The Internet has become an indispensable tool for job hunters. You
can search thousands of opportunities daily, be notified by email when
your dream job opens up, and use online self-assessment tools —
without ever pounding the pavement. Here are some tips and strategies
to help you in your job search.
First impressions count
Remember when you fussed about the type of paper to use for your résumé
and looked for any advantage to make it stand out? It’s different in
the digital world. Form and font do count, but only to ensure that
your résumé is readable or passes through a screen, rather than for
Here are some tips to create an online-friendly résumé.
Read the submission guidelines.
If the company
you’re contacting asks for résumés in the body of your email
message, don’t send an attachment — your application will be
Keep it plain and scanable.
If you’re sending
your résumé in the body of the email, it should be in plain text.
That means no bold face, no italics, no bullets (use dashes instead).
If the company asks for an
attachment, choose an easy-to-read online font (sans serif), such as
Arial. And make sure the actual file is a Word document.
If attachments are
accepted and the look of your résumé is important for the job,
consider submitting in PDF format.
Also, name your Word doc carefully.
“2007 Résumé” may be the
name on your hard drive, but it’s not going to stand out among
hundreds of others. Consider using your name, or some combination of
date, job title, and your initials. Ask the company for its
Make it easy for recruiters.
Recruiters are busy
people, so you should do all that you can to make it easy for them.
For instance, when listing your experience, don’t link to companies
you worked at. It takes the recruiter away from your résumé and
demonstrates laziness and a lack of writing ability.
If you’re applying to a larger
company in a more traditional sector, your résumé may be put through
an online program that screens for key attributes.
Read the job description carefully.
If words like articulate,
creative, deadline-oriented, decisive, enthusiastic, proactive,
results-oriented, and team-oriented figure prominently, they should
also be in your résumé.
Personalize your job search
The Internet offers job seekers countless ways to look for work.
For recent graduates and those looking to change careers, the big and
well-known job sites can give you a sense of all that’s out there in
the wider world of work.
But you also have the ability to really focus your search and find
your niche. For instance, you can refine your search by industry,
location, title, and salary. A growing trend is job boards dedicated
to certain professions.
Many employers have candidate profile pages. You fill in your
information, what you’re looking for, and your salary requirements.
If something opens up, the company notifies you by email.
Another way to use technology to your advantage is to sign up for
email alerts — which automatically notify you of job openings that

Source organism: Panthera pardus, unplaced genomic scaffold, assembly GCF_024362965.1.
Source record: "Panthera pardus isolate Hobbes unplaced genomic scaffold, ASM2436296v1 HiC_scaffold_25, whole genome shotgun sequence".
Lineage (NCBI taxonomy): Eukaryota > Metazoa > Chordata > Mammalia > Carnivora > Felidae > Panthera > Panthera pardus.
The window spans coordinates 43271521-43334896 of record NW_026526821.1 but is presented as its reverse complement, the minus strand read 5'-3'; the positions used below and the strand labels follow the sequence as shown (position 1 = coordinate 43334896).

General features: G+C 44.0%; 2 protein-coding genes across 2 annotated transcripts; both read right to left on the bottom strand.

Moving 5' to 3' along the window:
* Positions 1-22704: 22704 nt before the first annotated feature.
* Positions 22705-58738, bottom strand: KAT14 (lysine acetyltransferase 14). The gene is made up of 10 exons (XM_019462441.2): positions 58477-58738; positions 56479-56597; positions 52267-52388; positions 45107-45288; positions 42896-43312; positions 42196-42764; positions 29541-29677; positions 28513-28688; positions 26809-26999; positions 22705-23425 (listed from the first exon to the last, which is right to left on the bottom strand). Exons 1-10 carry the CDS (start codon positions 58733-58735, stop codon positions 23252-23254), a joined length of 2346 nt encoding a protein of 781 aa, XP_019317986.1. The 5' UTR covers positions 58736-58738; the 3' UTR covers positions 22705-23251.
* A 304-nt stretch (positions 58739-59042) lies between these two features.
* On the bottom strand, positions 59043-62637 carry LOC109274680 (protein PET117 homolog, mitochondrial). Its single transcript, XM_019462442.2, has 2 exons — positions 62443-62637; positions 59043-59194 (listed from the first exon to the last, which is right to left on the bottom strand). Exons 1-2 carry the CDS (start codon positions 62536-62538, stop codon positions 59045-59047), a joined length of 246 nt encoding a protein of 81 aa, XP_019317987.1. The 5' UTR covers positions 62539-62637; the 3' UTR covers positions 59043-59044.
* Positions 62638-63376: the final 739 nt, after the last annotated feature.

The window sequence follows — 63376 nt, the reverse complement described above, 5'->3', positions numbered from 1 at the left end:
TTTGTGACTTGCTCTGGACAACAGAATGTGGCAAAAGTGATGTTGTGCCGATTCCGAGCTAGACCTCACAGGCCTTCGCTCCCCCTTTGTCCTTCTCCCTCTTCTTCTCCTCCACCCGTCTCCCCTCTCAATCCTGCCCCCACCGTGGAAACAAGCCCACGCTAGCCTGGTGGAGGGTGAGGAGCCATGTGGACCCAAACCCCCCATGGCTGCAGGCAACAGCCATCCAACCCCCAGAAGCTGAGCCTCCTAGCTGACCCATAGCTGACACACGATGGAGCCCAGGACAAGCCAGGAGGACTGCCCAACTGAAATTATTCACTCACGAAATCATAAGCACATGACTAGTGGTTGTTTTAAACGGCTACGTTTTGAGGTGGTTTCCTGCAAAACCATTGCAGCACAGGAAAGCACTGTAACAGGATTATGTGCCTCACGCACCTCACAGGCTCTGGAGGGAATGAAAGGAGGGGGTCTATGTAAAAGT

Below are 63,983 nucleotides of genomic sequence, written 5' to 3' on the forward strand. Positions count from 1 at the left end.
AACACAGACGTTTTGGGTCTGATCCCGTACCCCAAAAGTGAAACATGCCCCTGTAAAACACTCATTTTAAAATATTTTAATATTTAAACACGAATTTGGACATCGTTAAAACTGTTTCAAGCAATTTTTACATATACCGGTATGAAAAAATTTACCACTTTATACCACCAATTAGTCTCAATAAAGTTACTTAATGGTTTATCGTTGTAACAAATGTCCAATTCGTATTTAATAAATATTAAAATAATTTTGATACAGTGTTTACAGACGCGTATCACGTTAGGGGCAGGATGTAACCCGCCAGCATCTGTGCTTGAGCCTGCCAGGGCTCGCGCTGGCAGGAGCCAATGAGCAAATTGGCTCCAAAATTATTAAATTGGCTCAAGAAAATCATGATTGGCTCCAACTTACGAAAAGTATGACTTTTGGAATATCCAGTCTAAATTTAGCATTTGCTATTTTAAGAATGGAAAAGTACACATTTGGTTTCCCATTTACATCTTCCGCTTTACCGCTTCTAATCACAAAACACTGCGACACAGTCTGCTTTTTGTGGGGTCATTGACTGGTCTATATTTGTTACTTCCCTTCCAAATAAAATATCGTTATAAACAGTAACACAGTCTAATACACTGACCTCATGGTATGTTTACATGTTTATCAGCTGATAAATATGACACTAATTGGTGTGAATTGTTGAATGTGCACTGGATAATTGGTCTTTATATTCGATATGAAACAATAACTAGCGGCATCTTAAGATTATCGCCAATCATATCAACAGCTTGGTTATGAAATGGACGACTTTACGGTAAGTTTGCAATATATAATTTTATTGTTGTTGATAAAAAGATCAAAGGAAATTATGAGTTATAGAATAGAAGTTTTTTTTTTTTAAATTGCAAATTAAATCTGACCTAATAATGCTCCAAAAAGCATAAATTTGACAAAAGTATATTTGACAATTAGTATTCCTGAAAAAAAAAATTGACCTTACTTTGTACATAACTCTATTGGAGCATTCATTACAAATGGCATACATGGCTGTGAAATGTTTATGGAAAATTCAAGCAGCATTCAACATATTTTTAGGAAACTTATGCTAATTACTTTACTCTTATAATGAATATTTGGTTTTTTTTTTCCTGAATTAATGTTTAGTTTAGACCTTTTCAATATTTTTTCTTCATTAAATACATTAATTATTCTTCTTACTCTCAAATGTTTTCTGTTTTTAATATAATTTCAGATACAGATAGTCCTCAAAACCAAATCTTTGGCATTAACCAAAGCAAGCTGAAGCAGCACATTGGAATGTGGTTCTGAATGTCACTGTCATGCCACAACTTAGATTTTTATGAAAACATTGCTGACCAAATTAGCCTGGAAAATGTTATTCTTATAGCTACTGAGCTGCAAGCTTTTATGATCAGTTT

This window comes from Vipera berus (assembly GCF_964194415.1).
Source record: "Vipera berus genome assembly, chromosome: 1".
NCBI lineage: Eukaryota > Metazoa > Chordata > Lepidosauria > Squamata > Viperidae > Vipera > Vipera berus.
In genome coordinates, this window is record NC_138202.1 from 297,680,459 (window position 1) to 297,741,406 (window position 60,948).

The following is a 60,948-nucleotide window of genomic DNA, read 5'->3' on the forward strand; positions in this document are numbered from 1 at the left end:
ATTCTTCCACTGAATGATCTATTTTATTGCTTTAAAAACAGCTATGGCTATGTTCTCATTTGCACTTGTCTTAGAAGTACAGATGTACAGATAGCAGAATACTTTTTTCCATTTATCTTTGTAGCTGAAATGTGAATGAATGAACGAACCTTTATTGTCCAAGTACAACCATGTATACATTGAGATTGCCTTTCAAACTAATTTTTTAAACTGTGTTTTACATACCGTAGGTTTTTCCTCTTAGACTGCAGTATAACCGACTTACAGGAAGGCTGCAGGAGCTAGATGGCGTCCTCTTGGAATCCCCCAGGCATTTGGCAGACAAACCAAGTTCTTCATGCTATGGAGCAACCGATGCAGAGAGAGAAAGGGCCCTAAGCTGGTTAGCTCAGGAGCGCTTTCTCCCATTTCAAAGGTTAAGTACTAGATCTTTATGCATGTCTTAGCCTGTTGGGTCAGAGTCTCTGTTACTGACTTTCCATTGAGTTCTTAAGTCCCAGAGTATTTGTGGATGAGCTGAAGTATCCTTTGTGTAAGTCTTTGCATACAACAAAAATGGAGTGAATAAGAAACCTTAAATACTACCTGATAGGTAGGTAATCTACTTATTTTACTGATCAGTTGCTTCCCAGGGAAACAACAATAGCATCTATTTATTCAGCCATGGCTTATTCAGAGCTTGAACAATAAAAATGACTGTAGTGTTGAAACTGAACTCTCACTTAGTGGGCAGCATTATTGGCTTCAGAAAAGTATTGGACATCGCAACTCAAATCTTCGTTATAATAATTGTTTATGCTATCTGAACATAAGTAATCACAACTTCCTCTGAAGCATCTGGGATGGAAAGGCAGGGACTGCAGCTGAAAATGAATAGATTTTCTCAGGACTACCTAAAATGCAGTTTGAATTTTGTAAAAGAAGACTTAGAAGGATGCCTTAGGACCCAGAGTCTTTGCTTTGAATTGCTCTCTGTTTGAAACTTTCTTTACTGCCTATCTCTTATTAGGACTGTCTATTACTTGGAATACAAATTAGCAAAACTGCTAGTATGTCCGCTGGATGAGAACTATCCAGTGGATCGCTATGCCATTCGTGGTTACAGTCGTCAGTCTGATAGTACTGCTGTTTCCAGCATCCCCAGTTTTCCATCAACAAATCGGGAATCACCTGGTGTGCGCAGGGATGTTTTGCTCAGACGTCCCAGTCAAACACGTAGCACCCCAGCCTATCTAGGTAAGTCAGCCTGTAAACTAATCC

match your criteria. Most of the big job sites offer this service.
It’s like having your own personal headhunter.
Did you know?
You can find salary
information for specific industries, professions, and jobs on the
popular online job sites.
Do your homework
One of the benefits of the Internet is that it’s pretty easy to
find information about industries, companies, and even individuals.
When it’s time for an interview, this information can help you
formulate the right questions and demonstrate your commitment. It can
also help you zero in on people you might want to work with.
If you’re approaching someone for an information interview, do a
search to find out what they’ve written, where they’ve been
quoted, and their area of specialization. The same applies to an
individual who’ll be interviewing you.
Mind your digital footprint.
The flipside of
having access to information about people is that they also have
access to information about you. Today’s digital world can leave a
cyber trail that’s hard to erase.
A party photo circulating on a social networking site may seem
funny at the time, but it can also end up cached. Be cautious when
sharing information about yourself on the Net. If you can find it, so
can potential employers.
That being said, networking sites such as LinkedIn,
and even social media sites such as Facebook,
can expand your networks and help you find work.
What are you good at? Do you want a creative job or are you content
to put in hours with predictable work? If you’ve worked in a cubicle
for many years, do you crave being outdoors?
Online assessment tools can be a valuable resource for job seekers.
Recent grads or those thinking of changing careers can take advantage
of free online tools to determine if their personality fits a
particular field. The following sites offer self-analysis tools, among
many other resources:
These are just some of the sites that can help you in your search.
Internet job hunting is always evolving, so it’s a good idea to stay
on top of the trends — even if you’re not looking for work today.